Nevertheless, of the two alternatives – the Germans or the Soviets – ROCOR considered the latter the more dangerous enemy. For Soviet power had been anathematized at the Russian Local Council in 1918, and had subjected the Russian Church to a persecution that was unprecedented in the history of Christianity. Thus Metropolitan Anastasy supported the Russian Liberation Army under General Vlasov and in November, 1944 addressed them as follows: “In the name of the Father and of the Son and of the Holy Spirit! From ancient times there has existed such a custom in the Russian land; before undertaking any good work, especially a collective work, they used to ask the blessing of God on it. And you have gathered here, dear brothers and fellow-countrymen, you workers and inspirer of the Russian national movement, thereby demonstrating the historical link of the great work of the liberation of Russia with the actions of our fathers and great-grandfathers… We are now all united by one feeling – a feeling of deadly irreconcilability with the Bolshevik evil and a flaming desire to extirpate it on the Russian land. For we know that as long as it reigns there, no rational human life is possible, no spiritual movement can go forward; as long as this evil threatens both our fatherland and the whole of Europe, death and destruction will be established everywhere. And insofar as you, dear brothers and sisters, are striving to crush this terrible evil… you are doing a truly patriotic, even more than that, universal work, and the Church cannot fail to bless your great and holy beginning… Dear brothers and sisters, let us all unite around this Liberation Movement of ours, let each of us struggle on this path and help the common great work of the liberation of our Homeland, until this terrible evil of Bolshevism falls and our tormented Russia is raised from her bed…”[14]

     In October, 1945 the metropolitan rejected the charge that ROCOR had sympathised with the Nazis: “… The Patriarch is not right to declare that ‘the leaders of the ecclesiastical life of the Russian emigration’ performed public prayers for the victories of Hitler’. The Hierarchical Synod never prescribed such prayers and even forbade them, demanding that Russian people prayed at that time only for the salvation of Russia.  Of course, it is impossible to conceal the now well-known fact that, exhausted by the hopelessness of their situation and reduced almost to despair by the terror reigning in Russia, Russian people both abroad and in Russia itself placed hopes on Hitler, who declared an irreconcilable war against communism (as is well-known, this is the explanation for the mass surrender of the Russian armies into captivity at the beginning of the war), but when it became evident that he was in fact striving to conquer Ukraine, Crimea and the Caucasus and other rich regions of Russia, and that he not only despised the Russian people, but was even striving to annihilate it, and that in accordance with his command our prisoners had been starved to death, and that the German army during its retreat had burned and destroyed to their foundations Russian cities and villages on their path, and had killed or led away their population, and had condemned hundreds of thousands of Jews with women and children to death, forcing them to dig graves for themselves, then the hearts of all reasonable people – except those who ‘wanted to be deceived’ -  turned against him…”[15]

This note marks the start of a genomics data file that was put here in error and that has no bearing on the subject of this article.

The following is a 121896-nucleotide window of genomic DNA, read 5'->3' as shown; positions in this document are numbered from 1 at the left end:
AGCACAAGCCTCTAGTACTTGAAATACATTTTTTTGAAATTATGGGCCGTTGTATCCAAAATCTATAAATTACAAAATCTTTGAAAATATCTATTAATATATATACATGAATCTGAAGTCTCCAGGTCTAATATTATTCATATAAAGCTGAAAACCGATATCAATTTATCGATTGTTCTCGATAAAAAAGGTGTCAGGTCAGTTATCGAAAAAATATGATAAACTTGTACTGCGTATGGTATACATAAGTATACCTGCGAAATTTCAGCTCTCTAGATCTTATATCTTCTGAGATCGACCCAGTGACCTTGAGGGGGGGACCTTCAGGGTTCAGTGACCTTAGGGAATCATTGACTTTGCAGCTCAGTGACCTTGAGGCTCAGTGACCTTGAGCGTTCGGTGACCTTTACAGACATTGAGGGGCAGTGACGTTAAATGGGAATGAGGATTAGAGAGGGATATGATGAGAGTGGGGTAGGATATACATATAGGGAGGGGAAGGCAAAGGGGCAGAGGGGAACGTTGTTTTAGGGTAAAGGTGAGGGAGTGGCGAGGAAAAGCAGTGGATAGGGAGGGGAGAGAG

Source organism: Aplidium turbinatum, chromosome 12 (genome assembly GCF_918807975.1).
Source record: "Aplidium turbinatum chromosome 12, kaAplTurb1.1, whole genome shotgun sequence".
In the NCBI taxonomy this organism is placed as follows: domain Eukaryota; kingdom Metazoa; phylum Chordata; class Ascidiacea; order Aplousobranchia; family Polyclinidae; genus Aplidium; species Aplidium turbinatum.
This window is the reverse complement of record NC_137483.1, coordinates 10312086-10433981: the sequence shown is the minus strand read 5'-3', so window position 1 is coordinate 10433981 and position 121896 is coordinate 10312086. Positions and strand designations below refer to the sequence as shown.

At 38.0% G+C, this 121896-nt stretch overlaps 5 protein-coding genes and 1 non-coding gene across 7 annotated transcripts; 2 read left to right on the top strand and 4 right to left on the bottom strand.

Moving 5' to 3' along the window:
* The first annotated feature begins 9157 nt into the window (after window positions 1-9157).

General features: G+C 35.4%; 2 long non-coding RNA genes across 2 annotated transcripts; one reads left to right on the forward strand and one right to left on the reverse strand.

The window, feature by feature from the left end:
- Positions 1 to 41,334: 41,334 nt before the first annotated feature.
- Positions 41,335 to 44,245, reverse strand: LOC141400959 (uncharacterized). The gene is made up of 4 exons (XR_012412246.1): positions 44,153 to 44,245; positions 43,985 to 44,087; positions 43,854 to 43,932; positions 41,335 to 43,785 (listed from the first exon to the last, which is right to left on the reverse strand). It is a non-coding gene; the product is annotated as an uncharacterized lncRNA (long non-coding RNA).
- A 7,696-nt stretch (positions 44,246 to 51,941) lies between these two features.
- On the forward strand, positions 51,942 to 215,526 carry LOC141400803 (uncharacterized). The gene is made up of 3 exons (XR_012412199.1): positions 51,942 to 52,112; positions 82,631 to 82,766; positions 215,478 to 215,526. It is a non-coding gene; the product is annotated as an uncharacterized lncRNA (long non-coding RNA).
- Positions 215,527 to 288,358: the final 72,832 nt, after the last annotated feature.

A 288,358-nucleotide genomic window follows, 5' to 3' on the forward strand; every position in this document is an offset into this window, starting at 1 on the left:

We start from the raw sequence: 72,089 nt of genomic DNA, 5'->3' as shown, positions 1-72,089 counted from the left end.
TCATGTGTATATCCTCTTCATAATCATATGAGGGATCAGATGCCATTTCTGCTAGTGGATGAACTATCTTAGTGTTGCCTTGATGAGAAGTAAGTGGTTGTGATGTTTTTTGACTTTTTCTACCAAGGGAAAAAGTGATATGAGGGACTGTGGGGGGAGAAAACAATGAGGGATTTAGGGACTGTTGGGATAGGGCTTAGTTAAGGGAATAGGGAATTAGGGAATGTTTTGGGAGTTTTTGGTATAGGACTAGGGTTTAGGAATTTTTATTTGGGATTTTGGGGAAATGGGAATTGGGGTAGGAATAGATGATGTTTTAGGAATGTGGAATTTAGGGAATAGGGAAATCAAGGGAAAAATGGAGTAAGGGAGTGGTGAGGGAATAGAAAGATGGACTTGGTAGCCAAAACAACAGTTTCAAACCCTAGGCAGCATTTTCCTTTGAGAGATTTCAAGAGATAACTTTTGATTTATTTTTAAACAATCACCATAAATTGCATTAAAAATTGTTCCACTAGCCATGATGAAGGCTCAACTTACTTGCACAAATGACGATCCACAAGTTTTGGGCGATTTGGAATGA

The ardent desire of ROCOR and all truly Orthodox Christians was not fulfilled. Probably because the Russian people were not ready to repent of their submission to Communism, Vlasov’s army accomplished little, Stalin triumphed, and Vlasov himself was captured and shot in Moscow in 1946. The liberation of Russia would have to wait for another era and other liberators…


December 10/23, 2019.





[1]A.K. Nikitin, Polozhenie russkoj pravoslavnoj obschiny v Germanii v period natsistskogo rezhima (1933- 1945) (The Position of the Russian Orthodox Community in Germany in the Nazi Period (1933-1945)), annual theological conference PSTBI, Moscow, 1998, pp. 321-322.

[2]Monk Benjamin, , part 2, p. 55.

[3]A.K. Nikitin, op. cit..

[4] G.M. Soldatov, personal communication, March 19, 2006.

[5]Poslanie k russkim pravoslavnym liudiam po povodu ‘Obraschenia patriarkha Aleksia k arkipastyriam i kliru tak nazyvaemoj Karlovatskoj orientatsii’ (Epistle to the Russian Orthodox people on the ‘Address of Patriarch Alexis to the archpastors and clergy of the so-called Karlovtsy orientation), in G.M. Soldatov, Arkhierejskij Sobor Russkoj Pravoslavnoj Tserkvi Zagranitsej, Miunkhen (Germania) 1946 g. (The Hierarchical Council of the Russian Orthodox Church Abroad at Munich in 1946), Minneapolis, 2003, p. 13.

[6]Soldatov, op. cit., pp. 12-13.

[7] Shkarovsky, “The Russian Orthodox Church Outside of Russia and the Holocaust”, translated in ROCOR Studies, December 7, 2019,

[8]M. Nazarov, Missia russkoj emigratsii (The Mission of the Russian Emigration), Moscow, 1994, vol. 1, p. 266; M.V. Shkarovsky, Istoria Russkoj Tserkovnoj Emigratsii (A History of the Russian Church Emigration), St. Petersburg, 2009.

     The parishes of the Serbian Bishop Vladimir (Raich) in Transcarpathia and Slovakia also passed into Seraphim’s jurisdiction after Vladimir was detained by the Hungarian authorities.

[9] M.V. Shkarovsky, in Monk Benjamin, op. cit., part 3, p. 14-15.

[10] Shkarovsky, Istoria Russkoj Tserkovnoj Emigratsii (A History of the Russian Emigration), St. Petersburg: Aleteia, 2009, p. 31.

[11] Shkarovsky, Istoria, p. 33.

[12] Tserkovnaia Zhizn’ (Church Life), 1942, N 4; Monk Benjamin, op. cit., part 3, p. 41.

[13] Soldatov, op. cit., pp. 12, 13.

[14] I.L. Solonevich, “Rossia v kontslagere” (Russia in the concentration camp), Volia Naroda(The Will of the People), November 22, 1944.

[15] Poslanie k russkim pravoslavnym liudiam po povodu ‘Obraschenia patriarkha Aleksia k arkipastyriam i kliru tak nazyvaemoj Karlovatskoj orientatsii’ (Epistle to the Russian Orthodox people on the ‘Address of Patriarch Alexis to the archpastors and clergy of the so-called Karlovtsy orientation), in G.M. Soldatov, Arkhierejskij Sobor Russkoj Pravoslavnoj Tserkvi Zagranitsej, Miunkhen (Germania) 1946 g. (The Hierarchical Council of the Russian Orthodox Church Abroad at Munich in 1946), Minneapolis, 2003, p. 13.